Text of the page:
By Soo-Min Shim
8 August, 2018
CW—racism, assault, rape
This month, I walked into the University of Sydney and was greeted by angry black scrawls of graffiti on the bus stops: ‘No More G**ks’. I immediately recoiled from a caricature of an Asian face with slanted eyes. A ‘Stop the Asian Invasion’ tag was found on three different locations on campus, as well as on sites across the city of Sydney.
On June 30 in 1861, a crowd of 1000 to 3000 men marched on the goldmines of Burrangong in New South Wales (today the town of Young). On reaching the mines, they brutally attacked the Chinese community, burning down their tents, scalping and raping them. They cut off the pigtails of the Chinese migrants (known as queues), and brandished them as trophies.
This incident is known as the Lambing Flat Riots: one of several attacks conducted by Australian, British, European and American-born migrants against Chinese miners over a ten-month period between November 1860 and September 1861. Although these organised race riots are considered to be the largest racially motivated riots in Australia, they have been omitted from our history textbooks.
The Burrangong Affray at 4A Centre for Contemporary Asian Art opened in June, a timely exhibition set against rising anti-immigration sentiment and racial tension. In response to the forgotten histories of Chinese migrant gold miners, curators Micheal Do and Mikala Tai, with historian Dr Karen Schamberger, have commissioned Chinese-Australian artists Jason Phu and John Young Zerunge to create a four-part exhibition project. The Burrangong Affray is the second iteration of this project, presenting nine mixed-media artworks that are the result of eighteen months of site specific research.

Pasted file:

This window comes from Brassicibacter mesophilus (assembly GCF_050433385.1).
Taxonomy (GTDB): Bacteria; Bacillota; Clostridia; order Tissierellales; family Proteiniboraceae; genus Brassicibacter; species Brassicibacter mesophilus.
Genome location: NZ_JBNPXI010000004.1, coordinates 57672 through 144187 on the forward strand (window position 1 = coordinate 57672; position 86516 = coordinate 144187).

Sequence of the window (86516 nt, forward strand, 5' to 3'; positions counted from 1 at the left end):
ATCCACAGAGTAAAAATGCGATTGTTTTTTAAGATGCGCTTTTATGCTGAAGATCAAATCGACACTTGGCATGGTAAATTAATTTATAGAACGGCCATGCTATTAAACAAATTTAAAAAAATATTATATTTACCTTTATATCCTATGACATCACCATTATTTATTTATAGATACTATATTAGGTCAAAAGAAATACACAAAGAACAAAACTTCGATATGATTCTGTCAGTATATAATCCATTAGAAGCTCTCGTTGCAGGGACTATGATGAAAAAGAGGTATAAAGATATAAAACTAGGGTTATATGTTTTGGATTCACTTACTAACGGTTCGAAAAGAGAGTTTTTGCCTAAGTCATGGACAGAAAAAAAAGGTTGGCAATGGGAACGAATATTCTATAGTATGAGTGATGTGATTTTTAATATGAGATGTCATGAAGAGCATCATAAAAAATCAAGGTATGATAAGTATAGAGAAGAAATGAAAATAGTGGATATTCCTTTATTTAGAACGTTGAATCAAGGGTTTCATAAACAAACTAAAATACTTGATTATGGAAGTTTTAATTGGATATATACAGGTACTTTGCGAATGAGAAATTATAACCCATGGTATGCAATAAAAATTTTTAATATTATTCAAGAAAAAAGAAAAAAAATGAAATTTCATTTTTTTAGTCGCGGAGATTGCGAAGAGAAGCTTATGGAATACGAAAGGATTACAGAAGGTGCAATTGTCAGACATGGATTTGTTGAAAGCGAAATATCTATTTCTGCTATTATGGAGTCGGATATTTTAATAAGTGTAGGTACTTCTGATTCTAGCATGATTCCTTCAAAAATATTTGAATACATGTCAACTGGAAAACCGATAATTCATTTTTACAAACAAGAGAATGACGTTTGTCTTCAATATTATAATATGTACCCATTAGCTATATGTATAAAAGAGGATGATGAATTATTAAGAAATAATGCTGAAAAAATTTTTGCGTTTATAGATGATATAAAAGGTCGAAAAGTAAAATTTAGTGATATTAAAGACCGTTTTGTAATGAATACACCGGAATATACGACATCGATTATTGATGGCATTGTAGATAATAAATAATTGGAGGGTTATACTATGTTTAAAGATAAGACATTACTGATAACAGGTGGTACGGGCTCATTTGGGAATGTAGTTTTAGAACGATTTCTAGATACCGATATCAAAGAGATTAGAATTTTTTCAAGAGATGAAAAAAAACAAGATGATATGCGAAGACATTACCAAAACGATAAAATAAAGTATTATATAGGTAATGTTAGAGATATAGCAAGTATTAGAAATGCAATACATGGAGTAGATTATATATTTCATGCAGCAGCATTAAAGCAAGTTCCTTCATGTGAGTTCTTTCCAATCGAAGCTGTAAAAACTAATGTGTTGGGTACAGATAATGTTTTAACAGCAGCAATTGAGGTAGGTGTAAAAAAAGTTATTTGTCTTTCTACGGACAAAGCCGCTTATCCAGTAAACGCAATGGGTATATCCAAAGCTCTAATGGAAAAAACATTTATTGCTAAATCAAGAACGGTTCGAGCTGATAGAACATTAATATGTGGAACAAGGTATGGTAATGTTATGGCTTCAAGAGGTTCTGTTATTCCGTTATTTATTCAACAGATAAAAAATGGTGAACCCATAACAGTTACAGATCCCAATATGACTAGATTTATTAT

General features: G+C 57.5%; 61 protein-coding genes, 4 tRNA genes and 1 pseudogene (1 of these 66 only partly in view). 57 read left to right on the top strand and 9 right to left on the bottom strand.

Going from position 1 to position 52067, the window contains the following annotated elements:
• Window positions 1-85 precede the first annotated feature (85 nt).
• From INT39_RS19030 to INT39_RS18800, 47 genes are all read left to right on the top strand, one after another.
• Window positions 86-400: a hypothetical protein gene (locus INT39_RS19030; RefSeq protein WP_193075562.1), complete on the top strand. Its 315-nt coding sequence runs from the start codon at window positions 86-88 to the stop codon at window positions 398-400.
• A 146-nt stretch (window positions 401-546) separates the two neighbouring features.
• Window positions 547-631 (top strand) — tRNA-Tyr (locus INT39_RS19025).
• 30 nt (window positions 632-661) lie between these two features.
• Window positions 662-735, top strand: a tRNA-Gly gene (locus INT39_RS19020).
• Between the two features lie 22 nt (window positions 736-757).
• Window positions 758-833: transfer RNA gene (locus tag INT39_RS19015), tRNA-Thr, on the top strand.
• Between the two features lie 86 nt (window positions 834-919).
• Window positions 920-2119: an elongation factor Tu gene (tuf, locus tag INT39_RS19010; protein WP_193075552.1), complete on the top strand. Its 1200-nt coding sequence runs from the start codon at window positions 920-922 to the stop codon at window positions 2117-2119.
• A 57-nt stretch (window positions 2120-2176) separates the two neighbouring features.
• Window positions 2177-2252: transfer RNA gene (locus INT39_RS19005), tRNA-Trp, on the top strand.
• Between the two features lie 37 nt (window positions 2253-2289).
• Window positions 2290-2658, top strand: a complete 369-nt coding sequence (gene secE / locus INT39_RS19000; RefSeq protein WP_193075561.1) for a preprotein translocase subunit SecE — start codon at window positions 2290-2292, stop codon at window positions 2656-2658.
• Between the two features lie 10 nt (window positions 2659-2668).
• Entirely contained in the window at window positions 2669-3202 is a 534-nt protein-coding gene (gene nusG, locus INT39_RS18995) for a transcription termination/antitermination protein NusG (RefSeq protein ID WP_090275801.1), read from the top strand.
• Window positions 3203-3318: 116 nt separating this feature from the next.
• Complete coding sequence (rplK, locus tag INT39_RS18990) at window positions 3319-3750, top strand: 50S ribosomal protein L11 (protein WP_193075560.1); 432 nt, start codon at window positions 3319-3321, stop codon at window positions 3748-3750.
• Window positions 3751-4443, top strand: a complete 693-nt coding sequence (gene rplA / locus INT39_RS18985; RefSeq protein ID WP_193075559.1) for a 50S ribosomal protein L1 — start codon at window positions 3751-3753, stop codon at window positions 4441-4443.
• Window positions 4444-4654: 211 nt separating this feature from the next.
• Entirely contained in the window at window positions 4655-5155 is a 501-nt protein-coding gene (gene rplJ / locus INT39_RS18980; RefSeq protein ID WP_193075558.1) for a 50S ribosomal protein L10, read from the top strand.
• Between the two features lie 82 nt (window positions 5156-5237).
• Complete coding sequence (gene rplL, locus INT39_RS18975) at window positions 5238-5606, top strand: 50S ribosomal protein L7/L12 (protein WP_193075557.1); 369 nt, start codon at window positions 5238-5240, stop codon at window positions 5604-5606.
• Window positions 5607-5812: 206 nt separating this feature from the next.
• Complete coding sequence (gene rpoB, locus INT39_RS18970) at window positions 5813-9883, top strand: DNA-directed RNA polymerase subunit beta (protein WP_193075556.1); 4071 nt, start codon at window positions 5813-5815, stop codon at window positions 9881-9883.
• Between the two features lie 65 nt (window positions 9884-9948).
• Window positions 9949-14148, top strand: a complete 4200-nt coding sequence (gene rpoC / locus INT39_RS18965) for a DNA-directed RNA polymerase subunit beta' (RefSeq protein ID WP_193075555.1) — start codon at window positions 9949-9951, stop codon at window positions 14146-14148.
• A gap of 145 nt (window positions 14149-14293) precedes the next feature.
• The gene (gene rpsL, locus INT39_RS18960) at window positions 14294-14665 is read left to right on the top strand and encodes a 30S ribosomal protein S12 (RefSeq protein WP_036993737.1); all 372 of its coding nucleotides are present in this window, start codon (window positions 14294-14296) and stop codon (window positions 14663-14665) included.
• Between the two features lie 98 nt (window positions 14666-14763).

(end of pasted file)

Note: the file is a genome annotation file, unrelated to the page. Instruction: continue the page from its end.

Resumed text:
Entering the gallery space, the audience is greeted by an eclectic range of objects—video journals, freehand drawings and thoughts painted onto the gallery walls—all of which form part of Phu’s installation ‘In the Morning I Wake the Rooster. In the Afternoon I Drive Across the Mountains & Waters. At Night I Cut All My Ties’ (all works 2018). Written directly onto the walls in pen, the words are personal (‘I have always known cars and always known warmth’) and introspective—‘people want to know what is right and wrong’, writes Phu, ‘but there is no right and wrong, only the right balance’. Set amidst these confessionals is a video of a looping rope, which spells out the word ‘queue’ before being engulfed in flames. Although it references the hairstyle of the Chinese gold miners, the word is also reminiscent of queues of hopeful immigrants, both of the Chinese migrants then, and those now seeking asylum.
A piece of burnt rope, resembling the plaited braid, is nailed onto the gallery wall underneath the video. I think of my mother’s black hair—I always admired it, but when I turned 13, I began dreaming of thin blonde locks instead. I bleached and burned my scalp raw, rejoicing as my hair transformed from shiny black to bristly yellow. But my hair rejected this change; the thick black clumps fell into my hands.
The recurring motif of the queue hairstyle also appears in Young Zerunge’s video ‘The Field’ (2018), in which a young, red-headed, white girl has her braid tugged by the hand of an unseen figure. By replacing the Chinese victim with a young, white woman, the video exposes the double standards around violence being inflicted against those who are white, and those who are not. The action itself is reminiscent of playground bullying, but the pain that is being imposed here is symbolic of a larger unspoken cruelty.